As such, I would argue that the pro-choice movement is in fact far more life-affirming (far more pro-life) than the pro-life movement itself. Indeed, the pro-choice movement not only works to provide the option of abortion, but more importantly, works to eliminate the need for abortion at all, through lowering costs of birth control and ensuring that effective, informative sex education is taught in schools. 90% of women who go to Planned Parenthood, for instance, are NOT there for an abortion but for measures to prevent the need for abortion in the first place. These methods, by the way -- birth control, responsible sex education -- have been supported almost solely by the democratic party. McCain has vetoed every single one. Since Bush instituted the 'abstinence-only' sex education programs in public schools, teen pregnancy has risen astronomically, and --guess what -- so has abortion! You'd think people could figure this out... The problem is, they are too concerned with the superficial aspects of the problem- they shout about supposed 'family values' and 'saving the fetus' when what they're actually doing is hurting families, women and children across America

Now, this is where your references to socio-economically disadvantaged women becomes particularly relevant. You're absolutely right to point out that abortion is much more common among racial minorities and the poor, and that they, in fact, experience less of a 'choice' given their unfortunate circumstances. This is just a fundamental element of human existence (free will is not as free as we'd like to think but rather significantly prejudiced by outside circumstances and consequenes). Where your logic flops, however, is in the idea that eliminating abortion would be better for these women- they find their 'choice' already biased by their situation, and you want to take what little remains of it away! They have only a little choice left, so let's get rid of it all together???! What kind of life-affirming stance is that? It is particularly in these circumstances that cheap birth control and sex education are crucial... But of course, the Republican Party (the self-proclaimed 'family values' party) has vetoed this proposal at every turn. (And then you have John McCain, who has time and again refused to support the Fair Pay Act; he is content with women only receiving 76 cents to the dollar that men receive; wow! talk about keeping women's choices limited!) If poor women had access to birth control and poorly-educated children some awareness that birth control exists then many of them would not be put in this situation to begin with.

You end with the assertion that "the choice of life" should be made "viable." Absolutely, it should- through subsidized daycare, better maternity and paternity leave, and advances (like the ones you cite) that won't force women to abandon their education or careers. (All of these, by the way, are fundamental components of the pro-choice movement and the women's health component of the Democrats' platform.) But the fact remains that no matter how much we try to make life more viable, the choice (as you yourself put it) must still exist. We can help make choosing life easier for women, but we cannot take their choice away all together. That would be the greatest anti-life decision of all.

 
At October 20, 2008 at 5:36 PM , Blogger stephen m said...

You will find this paper interesting and it may help to resolve your quandary. I recommend the whole paper.

“Declaration of People's Perspectives on "Population" Symposium 1993”

[excerpts]
Declaration of People's Perspectives on "Population" Symposium

Between December 12 and 15 of 1993, 61 women form 23 countries from around
the world met in Comilla, Bangladesh, to build and ratify a collective position on population-control programs and polices. The international symposium, Peoples Perspectives on "Population", explored a wide range of related issues such as environmental degradation, The New Economic World Order, emergent polices (especially the upcoming International Conference on Population and development, Cairo, 1994), genetic engineering and language. This document is a feminist critique of the logic of domination that underlies population control policies.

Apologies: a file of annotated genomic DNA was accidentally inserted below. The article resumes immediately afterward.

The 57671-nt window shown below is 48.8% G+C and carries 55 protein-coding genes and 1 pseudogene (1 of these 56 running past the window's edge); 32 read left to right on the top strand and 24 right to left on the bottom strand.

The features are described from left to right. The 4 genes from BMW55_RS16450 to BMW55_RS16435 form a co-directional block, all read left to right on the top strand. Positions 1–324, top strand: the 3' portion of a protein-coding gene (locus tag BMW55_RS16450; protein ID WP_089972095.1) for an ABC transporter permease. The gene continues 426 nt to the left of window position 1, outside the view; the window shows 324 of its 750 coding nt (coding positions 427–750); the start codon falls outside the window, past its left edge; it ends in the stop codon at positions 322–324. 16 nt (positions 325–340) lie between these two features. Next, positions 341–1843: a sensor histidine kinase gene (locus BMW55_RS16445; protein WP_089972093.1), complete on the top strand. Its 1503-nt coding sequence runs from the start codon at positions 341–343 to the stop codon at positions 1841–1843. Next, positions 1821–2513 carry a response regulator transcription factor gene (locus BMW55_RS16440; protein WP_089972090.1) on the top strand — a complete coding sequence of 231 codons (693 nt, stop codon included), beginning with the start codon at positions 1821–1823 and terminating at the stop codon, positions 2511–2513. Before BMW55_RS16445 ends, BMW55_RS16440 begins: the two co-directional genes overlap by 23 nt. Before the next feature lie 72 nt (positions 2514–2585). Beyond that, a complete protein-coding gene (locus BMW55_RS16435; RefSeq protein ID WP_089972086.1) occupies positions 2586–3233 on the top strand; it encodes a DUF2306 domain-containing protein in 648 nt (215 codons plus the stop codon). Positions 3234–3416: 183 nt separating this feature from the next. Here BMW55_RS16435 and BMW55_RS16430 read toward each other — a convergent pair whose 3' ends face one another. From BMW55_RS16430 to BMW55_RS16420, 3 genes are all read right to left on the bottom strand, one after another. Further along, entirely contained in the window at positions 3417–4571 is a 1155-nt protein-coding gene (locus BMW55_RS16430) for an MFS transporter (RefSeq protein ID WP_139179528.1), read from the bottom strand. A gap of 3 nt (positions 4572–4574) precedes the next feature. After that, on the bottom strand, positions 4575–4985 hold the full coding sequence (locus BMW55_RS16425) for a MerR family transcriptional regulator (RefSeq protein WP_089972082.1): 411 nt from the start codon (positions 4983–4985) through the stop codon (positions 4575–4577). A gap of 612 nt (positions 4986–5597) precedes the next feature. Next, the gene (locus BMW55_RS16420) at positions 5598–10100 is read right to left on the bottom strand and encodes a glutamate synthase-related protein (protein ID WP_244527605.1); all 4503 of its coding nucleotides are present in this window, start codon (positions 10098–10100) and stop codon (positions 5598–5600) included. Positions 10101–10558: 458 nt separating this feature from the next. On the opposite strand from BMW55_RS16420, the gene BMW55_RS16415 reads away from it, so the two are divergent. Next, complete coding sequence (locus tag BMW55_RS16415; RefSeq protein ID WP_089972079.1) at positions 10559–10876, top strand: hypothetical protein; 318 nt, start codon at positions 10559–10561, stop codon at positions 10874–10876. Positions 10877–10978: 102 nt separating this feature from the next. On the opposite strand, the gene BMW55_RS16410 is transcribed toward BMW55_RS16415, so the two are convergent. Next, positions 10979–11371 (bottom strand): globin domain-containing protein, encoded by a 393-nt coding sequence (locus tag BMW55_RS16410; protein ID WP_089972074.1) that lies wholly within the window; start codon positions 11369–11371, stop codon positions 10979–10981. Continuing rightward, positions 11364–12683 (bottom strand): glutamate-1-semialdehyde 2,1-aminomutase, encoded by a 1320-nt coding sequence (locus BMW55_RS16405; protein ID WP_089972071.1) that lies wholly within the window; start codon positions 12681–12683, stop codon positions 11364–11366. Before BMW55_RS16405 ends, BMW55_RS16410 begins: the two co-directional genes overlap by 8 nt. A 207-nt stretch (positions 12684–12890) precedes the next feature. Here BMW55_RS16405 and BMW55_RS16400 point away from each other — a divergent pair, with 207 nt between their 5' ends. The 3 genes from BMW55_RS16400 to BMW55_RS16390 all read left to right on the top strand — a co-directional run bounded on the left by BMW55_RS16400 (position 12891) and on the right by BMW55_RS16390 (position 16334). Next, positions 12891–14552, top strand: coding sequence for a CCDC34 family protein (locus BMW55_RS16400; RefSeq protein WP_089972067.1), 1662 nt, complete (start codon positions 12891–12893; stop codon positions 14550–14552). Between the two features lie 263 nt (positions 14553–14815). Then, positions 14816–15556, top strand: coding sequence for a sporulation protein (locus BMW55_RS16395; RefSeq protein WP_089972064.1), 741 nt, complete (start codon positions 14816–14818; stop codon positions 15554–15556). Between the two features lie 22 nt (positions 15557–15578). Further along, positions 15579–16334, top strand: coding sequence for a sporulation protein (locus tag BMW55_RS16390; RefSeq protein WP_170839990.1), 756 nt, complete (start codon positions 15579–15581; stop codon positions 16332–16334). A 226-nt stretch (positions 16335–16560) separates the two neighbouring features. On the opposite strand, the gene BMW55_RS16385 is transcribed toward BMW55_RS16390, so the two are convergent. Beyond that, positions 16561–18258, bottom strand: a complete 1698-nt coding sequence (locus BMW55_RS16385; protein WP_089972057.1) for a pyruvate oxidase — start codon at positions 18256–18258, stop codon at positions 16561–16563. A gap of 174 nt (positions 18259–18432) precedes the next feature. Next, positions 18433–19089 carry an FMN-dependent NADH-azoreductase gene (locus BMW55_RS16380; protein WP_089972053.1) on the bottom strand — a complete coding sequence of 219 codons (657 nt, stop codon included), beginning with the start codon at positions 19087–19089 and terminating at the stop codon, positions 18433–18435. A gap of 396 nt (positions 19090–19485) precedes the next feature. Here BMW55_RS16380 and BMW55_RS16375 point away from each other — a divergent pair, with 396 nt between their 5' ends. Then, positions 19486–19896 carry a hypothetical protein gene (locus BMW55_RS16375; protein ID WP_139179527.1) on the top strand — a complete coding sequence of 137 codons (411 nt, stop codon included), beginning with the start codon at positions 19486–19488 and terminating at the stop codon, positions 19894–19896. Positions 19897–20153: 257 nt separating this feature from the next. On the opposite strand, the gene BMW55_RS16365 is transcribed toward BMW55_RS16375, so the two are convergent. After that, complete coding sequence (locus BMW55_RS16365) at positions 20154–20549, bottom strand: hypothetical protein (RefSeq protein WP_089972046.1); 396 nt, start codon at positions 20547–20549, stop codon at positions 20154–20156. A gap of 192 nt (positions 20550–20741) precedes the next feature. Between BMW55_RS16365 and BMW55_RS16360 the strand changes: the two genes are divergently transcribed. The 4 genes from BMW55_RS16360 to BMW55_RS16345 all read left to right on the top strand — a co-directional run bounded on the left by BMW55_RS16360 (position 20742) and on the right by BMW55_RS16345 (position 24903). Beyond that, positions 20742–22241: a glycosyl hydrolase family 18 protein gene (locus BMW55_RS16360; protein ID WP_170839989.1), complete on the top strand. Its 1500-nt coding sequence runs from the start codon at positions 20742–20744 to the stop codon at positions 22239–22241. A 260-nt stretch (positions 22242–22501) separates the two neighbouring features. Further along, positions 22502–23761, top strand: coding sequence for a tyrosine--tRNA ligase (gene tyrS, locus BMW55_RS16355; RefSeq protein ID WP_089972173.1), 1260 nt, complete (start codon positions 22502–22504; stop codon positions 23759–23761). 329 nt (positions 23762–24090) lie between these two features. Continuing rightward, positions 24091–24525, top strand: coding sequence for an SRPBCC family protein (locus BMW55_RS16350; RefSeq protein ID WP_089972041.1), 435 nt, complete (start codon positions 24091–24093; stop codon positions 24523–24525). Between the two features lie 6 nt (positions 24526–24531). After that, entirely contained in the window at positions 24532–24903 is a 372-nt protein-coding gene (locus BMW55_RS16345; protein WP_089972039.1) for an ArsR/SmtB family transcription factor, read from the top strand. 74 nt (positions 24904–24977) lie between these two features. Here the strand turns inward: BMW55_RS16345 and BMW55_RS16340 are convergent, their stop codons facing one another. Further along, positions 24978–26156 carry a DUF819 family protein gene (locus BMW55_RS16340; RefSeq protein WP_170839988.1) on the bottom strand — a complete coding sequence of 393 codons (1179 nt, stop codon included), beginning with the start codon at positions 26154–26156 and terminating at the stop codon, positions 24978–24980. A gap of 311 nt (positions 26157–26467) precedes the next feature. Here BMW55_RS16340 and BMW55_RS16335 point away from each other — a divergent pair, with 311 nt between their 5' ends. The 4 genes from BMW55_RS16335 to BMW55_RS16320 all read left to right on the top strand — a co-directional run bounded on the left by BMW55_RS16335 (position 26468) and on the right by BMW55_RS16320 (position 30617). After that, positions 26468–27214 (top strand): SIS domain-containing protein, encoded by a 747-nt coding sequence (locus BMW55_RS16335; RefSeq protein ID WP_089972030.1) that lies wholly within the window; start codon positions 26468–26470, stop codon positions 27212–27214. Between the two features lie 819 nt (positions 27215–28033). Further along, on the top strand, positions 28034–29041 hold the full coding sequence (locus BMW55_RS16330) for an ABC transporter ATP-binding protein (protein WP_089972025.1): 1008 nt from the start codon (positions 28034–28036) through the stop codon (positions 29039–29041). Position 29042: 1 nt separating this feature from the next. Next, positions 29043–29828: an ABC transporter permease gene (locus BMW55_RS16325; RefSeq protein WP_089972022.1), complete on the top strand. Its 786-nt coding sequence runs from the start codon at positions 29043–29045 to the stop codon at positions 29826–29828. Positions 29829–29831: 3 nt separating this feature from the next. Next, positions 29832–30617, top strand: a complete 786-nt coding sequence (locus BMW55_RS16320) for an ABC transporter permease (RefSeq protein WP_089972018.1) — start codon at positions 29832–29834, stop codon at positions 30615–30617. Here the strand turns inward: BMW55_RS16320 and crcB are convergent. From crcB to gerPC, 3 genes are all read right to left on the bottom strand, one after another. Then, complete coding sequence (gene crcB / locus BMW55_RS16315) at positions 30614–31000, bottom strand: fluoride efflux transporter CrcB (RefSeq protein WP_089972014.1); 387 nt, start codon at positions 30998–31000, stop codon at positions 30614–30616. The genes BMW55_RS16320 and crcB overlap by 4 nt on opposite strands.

...

Women's basic needs of food, education, health, work, social and political

participation, a life free of violence and oppression should be addressed on their own merit. Meeting Women's need should be de-linked from population policy including those expressed as apparent humanitarian concerns for women. Women should have access to safe contraception and legal abortion under broader health care. These needs can only be met if all life is respected and accorded dignity. We demand an end to exploitation of people and the earth. For all these reasons, we state again that we oppose population-control policies in all forms. Also there cannot be a feminist population control policy. Our voices cannot be used to legitimize a anti-women, anti-poor, anti-nature population policy.

People are not "population"

Population control: NO!

...

Location here:
http://www.finrrage.org/conference.html

Document here:
http://www.finrrage.org/pdf_files/Declaration.pdf

 
At October 22, 2008 at 6:23 PM , Blogger kalkin said...

Yeah, I'm pretty sure few if any pro-choice feminists would advocate sex selection for males in India. That's not really an integral component of the pro-choice platform - just because it involves abortion doesn't mean we support it. Also, I am 100% in favor of aborting ALL mentally retarded, congenitally disabled or genetically compromised fetuses and their replacement with healthy ones. Look up Peter Singer, he's got good arguments.

 
At October 22, 2008 at 7:22 PM , Blogger Roscoe said...

frenchchic22:

While you're argument is valid, you must realize that if the fetus is in fact a life that has moral status, no matter how hard you argue, it seems morally dubious to abort the fetus.

The issue boils down to whether you believe the fetus has moral status and why. If the fetus does not have the same moral status as the woman carrying it, then all your arguments hold, but if they are not, and the fetus does have moral status, it seems harder to justify the abortion.

Ultimately it seems that it is important that you have these beliefs, for if you can provide a reasonable argument for why the fetus does not have the same moral status as the woman, then you're on the right track. Just understand that so are Kelly's views if the fetus has the same moral status as the mother.

All feminists, pro-life or pro-choice, can agree that a mother who wants to have a child should be able to, but sadly, some women find that sexism has somehow affected their ability to provide a child they want the life they wants. So that kinda stuff needs to go away, jah'kno?